When and how did I watch this?
January 17th and 18th, 2017, on YouTube.
Had I seen this film already?
What did I know about the movie before watching it?
Chaplain film, but the only non-silent of his on this list. WWII theme strikes again. I had a general idea of how the film proceeds, and its concluding speech delivered by Chaplain himself.
What do I know about it now?
The Great Dictator is really a glorified anti-Nazi propaganda film, saved by some irreverent humor, occasionally moving sequences involving the Jewish ghetto, and indeed a riveting monologue that shatters the fourth wall. Chaplain plays a dual role: a happy-go-lucky Jewish barber named Schultz, and a maniacal yet completely absurd dictator of the fictitious nation (yet bearing a striking resemblance to Germany) called Tomainia. The latter character looks a lot like Schultz, but they never meet, somewhat miraculously swapping places in the end without anyone noticing (who would question the Fuhrer/Hynkel?). This sleight-of-hand exchange of characters allows for Chaplin a literal platform to deliver a four minute discourse on the state of humanity in the 1940s, and the promise of a future hope that resonates into today. The film takes several shots at Germany, Italy and Mussolini, the general makeup of Hitler’s confidants, who are at times as inept as their cartoonish supreme leader, and the whole premise of the war and “concentration camps”, which is taken too lightly to be repeated tactfully today. Regarding the state of the Jews, they’re presented as impoverished yet hopeful in the film, oppressed by the presence of a belligerent standing police/army, and a pair of haunting scenes prophetically remind us of the horrors of a war that pushed a vast population of Jews into a corner and squashed them. They still huddle in fear, have secret meetings, and escape just in time on multiple occasions. The score is fantastic, drawing out each scene in all its seriousness or outrageous silliness. Chaplain dominates the screen, of course, with the expected facial expressions and witty physical humor, but surprises us with moving dialogue, both in writing and delivery, both satirical and deadly serious.
What are some themes in the film?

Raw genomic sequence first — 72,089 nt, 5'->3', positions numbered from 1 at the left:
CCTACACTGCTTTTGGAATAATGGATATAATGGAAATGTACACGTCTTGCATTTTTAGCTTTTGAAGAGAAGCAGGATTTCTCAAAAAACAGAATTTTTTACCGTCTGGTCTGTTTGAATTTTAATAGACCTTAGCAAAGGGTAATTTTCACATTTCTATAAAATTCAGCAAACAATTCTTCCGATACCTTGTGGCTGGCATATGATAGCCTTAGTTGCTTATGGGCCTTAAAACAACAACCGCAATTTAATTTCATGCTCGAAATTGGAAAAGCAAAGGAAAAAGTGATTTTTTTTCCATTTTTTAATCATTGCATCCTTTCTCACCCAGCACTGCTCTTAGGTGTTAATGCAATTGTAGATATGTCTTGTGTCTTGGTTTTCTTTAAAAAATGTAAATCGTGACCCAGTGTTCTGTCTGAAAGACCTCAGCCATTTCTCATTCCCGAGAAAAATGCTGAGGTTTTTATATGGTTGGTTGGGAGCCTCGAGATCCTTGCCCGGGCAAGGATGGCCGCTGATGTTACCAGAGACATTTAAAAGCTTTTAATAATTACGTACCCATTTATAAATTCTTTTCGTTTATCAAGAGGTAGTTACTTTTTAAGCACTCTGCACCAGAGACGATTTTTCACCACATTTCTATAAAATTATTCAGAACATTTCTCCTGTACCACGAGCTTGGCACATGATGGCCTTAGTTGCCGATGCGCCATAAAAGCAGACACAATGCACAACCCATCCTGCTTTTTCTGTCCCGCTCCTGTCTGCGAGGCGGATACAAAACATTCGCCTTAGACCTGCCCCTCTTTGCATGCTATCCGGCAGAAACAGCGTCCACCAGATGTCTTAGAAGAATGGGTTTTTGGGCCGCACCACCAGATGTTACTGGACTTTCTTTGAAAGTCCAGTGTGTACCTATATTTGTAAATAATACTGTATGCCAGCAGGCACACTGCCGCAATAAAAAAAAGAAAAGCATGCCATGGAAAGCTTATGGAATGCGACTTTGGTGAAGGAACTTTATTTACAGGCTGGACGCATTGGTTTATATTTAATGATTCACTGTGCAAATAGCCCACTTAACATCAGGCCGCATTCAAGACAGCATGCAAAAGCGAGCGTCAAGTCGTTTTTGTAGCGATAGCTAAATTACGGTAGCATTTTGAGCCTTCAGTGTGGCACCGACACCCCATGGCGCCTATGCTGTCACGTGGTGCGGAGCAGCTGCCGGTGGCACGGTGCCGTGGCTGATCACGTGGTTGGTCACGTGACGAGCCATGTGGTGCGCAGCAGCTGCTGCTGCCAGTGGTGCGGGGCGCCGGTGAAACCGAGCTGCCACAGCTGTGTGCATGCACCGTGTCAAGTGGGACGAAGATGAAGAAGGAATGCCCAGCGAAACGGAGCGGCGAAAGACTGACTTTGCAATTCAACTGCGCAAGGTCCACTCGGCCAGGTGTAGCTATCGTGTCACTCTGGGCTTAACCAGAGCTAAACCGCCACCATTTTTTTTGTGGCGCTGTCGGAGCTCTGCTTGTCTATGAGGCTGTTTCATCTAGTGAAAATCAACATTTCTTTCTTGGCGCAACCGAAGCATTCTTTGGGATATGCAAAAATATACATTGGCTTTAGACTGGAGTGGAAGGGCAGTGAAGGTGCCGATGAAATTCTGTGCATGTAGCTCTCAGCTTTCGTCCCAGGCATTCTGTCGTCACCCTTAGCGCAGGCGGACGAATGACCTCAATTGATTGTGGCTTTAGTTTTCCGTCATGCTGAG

WWII, nationalism, determination/perseverance, interior of Nazi Germany
Did this affect me personally?
How could one not be moved by the final speech? It’s easily found on YouTube, and worth a look. There’s also one scene where a family of Jews — perhaps forty of them, crowded in a small plaza and huddled in fear — where they look on beyond the camera frame, the men in the foreground expressing terror and desperation while the women sob behind them. This sort of scene is now commonplace in cinema depicting the Jewish condition in WWII.
Why is this ranked #56?
World War II strikes again. It’s Chaplin. It’s hilarious. And yes, the speech.
Did my wife watch/like it?
She watched half and I got tired; I watched the second half alone the next day. She was distracted during most of it.
Would I watch it again?
Would I recommend it to a friend?
How did the U.S. feel about the Germans before entering the war? This question is answered with utmost clarity in this film. It’s nice primer for all of the WWII films that followed once the world discovered how terrible it actually was.
Does it deserve to be on this list as one of the greatest films of all time?
Yes. While the film bordered on campy and Adam Sandler-esque humorous sentimentality — the love story might be as underdeveloped as a standard Bogart movie — the context and the film’s treatment of the period makes up for it. Chaplin takes his work seriously, and no one does it like he did (starring, writing, production, direction, and score all at once is unheard of today). In an era when films were put in theaters as a means for people to escape the realities of poverty and world violence, Chaplin dared to write one that created the diversion we needed while presenting a hope we desired at the time and still strive for today.